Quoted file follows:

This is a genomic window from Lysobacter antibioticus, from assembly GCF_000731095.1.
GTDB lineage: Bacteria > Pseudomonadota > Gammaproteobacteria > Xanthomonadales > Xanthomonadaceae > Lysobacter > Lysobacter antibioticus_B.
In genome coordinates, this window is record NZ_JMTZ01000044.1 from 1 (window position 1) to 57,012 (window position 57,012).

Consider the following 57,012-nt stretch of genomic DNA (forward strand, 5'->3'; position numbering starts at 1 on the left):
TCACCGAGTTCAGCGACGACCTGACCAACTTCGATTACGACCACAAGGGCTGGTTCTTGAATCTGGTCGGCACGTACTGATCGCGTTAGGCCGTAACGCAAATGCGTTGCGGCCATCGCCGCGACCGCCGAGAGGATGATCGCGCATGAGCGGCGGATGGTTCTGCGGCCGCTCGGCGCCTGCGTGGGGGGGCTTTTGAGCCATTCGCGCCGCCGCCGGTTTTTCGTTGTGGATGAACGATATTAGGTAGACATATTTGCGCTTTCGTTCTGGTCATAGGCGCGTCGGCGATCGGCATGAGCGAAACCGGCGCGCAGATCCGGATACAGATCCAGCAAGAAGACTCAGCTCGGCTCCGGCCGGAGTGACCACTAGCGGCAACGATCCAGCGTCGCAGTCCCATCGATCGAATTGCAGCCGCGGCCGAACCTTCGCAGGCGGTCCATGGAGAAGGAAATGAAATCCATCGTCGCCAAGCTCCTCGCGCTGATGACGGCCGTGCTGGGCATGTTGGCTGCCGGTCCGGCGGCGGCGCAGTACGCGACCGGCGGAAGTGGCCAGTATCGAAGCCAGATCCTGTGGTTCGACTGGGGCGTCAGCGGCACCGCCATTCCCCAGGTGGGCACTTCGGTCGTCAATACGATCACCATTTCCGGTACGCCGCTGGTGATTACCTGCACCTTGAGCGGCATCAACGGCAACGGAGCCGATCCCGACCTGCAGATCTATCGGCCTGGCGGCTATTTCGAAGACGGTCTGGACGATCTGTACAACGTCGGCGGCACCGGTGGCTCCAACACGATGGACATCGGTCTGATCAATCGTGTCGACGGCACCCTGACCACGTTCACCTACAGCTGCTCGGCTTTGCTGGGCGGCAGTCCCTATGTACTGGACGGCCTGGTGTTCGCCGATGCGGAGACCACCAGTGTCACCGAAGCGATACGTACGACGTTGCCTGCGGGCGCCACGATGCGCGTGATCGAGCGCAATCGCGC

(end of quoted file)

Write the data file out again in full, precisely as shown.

This is a genomic window from Lysobacter antibioticus, from assembly GCF_000731095.1.
GTDB lineage: Bacteria > Pseudomonadota > Gammaproteobacteria > Xanthomonadales > Xanthomonadaceae > Lysobacter > Lysobacter antibioticus_B.
In genome coordinates, this window is record NZ_JMTZ01000044.1 from 1 (window position 1) to 57,012 (window position 57,012).

Consider the following 57,012-nt stretch of genomic DNA (forward strand, 5'->3'; position numbering starts at 1 on the left):
TCACCGAGTTCAGCGACGACCTGACCAACTTCGATTACGACCACAAGGGCTGGTTCTTGAATCTGGTCGGCACGTACTGATCGCGTTAGGCCGTAACGCAAATGCGTTGCGGCCATCGCCGCGACCGCCGAGAGGATGATCGCGCATGAGCGGCGGATGGTTCTGCGGCCGCTCGGCGCCTGCGTGGGGGGGCTTTTGAGCCATTCGCGCCGCCGCCGGTTTTTCGTTGTGGATGAACGATATTAGGTAGACATATTTGCGCTTTCGTTCTGGTCATAGGCGCGTCGGCGATCGGCATGAGCGAAACCGGCGCGCAGATCCGGATACAGATCCAGCAAGAAGACTCAGCTCGGCTCCGGCCGGAGTGACCACTAGCGGCAACGATCCAGCGTCGCAGTCCCATCGATCGAATTGCAGCCGCGGCCGAACCTTCGCAGGCGGTCCATGGAGAAGGAAATGAAATCCATCGTCGCCAAGCTCCTCGCGCTGATGACGGCCGTGCTGGGCATGTTGGCTGCCGGTCCGGCGGCGGCGCAGTACGCGACCGGCGGAAGTGGCCAGTATCGAAGCCAGATCCTGTGGTTCGACTGGGGCGTCAGCGGCACCGCCATTCCCCAGGTGGGCACTTCGGTCGTCAATACGATCACCATTTCCGGTACGCCGCTGGTGATTACCTGCACCTTGAGCGGCATCAACGGCAACGGAGCCGATCCCGACCTGCAGATCTATCGGCCTGGCGGCTATTTCGAAGACGGTCTGGACGATCTGTACAACGTCGGCGGCACCGGTGGCTCCAACACGATGGACATCGGTCTGATCAATCGTGTCGACGGCACCCTGACCACGTTCACCTACAGCTGCTCGGCTTTGCTGGGCGGCAGTCCCTATGTACTGGACGGCCTGGTGTTCGCCGATGCGGAGACCACCAGTGTCACCGAAGCGATACGTACGACGTTGCCTGCGGGCGCCACGATGCGCGTGATCGAGCGCAATCGCGC